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Displaying posts with the tag: drosophila [Clear Filter]

Postdoc position on ageing in the Drosophila nervous system

Posted by on September 6th, 2018

BBSRC funded postdoc position in the laboratory of Natalia Sánchez-Soriano (https://sanchezlab.wordpress.com), to study the cell biology of neuronal ageing and the underlying mechanisms.     On this project you will study the harmful changes that neurons undergo at the subcellular level during ageing, and unravel the cascade of events that cause them. The focus will[…]

The people behind the papers – Jaqueline Kinold & Hermann Aberle

Posted by on September 4th, 2018

Axon guidance relies on the reception and integration of molecular cues from the environment by growth cones, and defective pathfinding results in misplaced projection patterns in the mature nervous system. A new paper in Development investigates this process in the Drosophila neuromucular system, as well as the consequences of axonal miswiring to locomotion. We caught up[…]

Dating with cells – finding the right match

Posted by on August 23rd, 2018

It’s an age-old mystery of the heart: do opposites attract, or will like do better with like? We can now answer this pressing question, at least for Drosophila cardioblasts: cells prefer to ‘swipe right’ on a shared transcriptional profile, but the resulting relationships are stronger if there are some unattractive alternatives around to remind them[…]

Fat to the forefront of histone regulation

Posted by on August 21st, 2018

All life requires energy. For early metazoan development, demand is especially high, as the transition from a single cell to a complex, multicellular organism requires a massive energetic input. In the earliest stages of development, however, an organisms’ inability to feed poses an apparent problem: how is the energy necessary to drive development obtained? In[…]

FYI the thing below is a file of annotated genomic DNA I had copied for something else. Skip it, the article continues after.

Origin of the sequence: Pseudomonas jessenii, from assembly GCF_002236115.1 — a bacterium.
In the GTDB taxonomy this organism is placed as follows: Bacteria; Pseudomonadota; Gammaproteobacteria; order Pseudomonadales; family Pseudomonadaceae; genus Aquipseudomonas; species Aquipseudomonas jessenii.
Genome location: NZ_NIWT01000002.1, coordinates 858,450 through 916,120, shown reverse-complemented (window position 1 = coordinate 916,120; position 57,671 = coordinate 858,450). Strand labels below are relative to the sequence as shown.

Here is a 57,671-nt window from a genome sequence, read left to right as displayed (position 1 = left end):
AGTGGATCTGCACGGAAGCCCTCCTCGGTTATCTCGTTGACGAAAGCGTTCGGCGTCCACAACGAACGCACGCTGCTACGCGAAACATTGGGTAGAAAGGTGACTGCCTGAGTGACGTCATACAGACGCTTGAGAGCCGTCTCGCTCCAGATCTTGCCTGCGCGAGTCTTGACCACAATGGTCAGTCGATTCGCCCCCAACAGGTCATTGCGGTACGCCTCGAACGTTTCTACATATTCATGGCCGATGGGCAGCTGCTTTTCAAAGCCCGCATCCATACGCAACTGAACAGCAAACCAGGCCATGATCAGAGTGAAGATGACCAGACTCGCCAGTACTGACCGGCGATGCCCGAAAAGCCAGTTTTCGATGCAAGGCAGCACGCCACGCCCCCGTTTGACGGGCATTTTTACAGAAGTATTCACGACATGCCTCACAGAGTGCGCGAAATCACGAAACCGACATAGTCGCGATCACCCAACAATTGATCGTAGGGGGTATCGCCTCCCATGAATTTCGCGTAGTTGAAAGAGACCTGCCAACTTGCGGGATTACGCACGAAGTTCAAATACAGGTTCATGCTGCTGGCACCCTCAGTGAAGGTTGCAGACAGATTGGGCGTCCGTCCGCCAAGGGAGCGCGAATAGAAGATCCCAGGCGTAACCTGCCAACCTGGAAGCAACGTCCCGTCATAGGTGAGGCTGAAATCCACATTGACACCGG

The toilet paper model

Posted by on August 3rd, 2018

  In LM Escudero´s group, we like developmental biology, mathematical biology and computational biology. We try to be imaginative and get inspiration from simple things… such as a toilet paper roll. Using this tool (and some computers), we claim that we have described a novel geometrical shape… You will be wondering… how do you do[…]

Senior Research Position (Boston, MA)

Posted by on June 27th, 2018

The DRSC/TRiP Functional Genomics Resources in the Perrimon group at Harvard Medical School in Boston, MA, USA, is seeking a highly motivated senior-level research technician to join our team. The successful candidate will be responsible for performing molecular biology, cell culture, protein purification, and/or related techniques as part of an overall research program focused on[…]

BBSRC-funded postdoc position – neuronal ageing

Posted by on June 26th, 2018

BBSRC funded postdoc position in the laboratory of Natalia Sanchez-Soriano (https://sanchezlab.wordpress.com), to study the cell biology of neuronal ageing and the underlying mechanisms.  The aim of the project is to understand the harmful changes that neurons undergo at the subcellular level during ageing, and unravel the cascade of events that cause them, with a focus[…]

Lighting Up the Central Dogma in Development

Posted by on June 19th, 2018

We recently published a manuscript in Cell that describes a method to image transcription factor concentration dynamics in real time, in living embryos, using a nanobody-based protein tag that we call the “LlamaTag.” We were particularly excited about these investigations because this new technology overcomes a major technical obstacle to understanding how gene-expression dynamics are[…]

From basic questions to exciting findings

Posted by on May 21st, 2018

In this post we report the backstories behind our recently published paper. It was an enjoyable research adventure driven by discussions, readings, exciting experiments and unexpected discoveries. As a result, we described a novel molecular mechanism underpinning stem cell and progenitor maintenance during development. Here is the sequence of the main events that inspired us[…]

Redefining the Aging Process

Posted by on May 4th, 2018

This post highlights the approach and findings of a new research article published in Disease Models and Mechanisms (DMM). This feature was written by J. Brucker Nourse Jr. as part of a graduate level seminar at The University of Alabama (taught by DMM Editorial Board member, Prof. Guy Caldwell) on current topics related to use[…]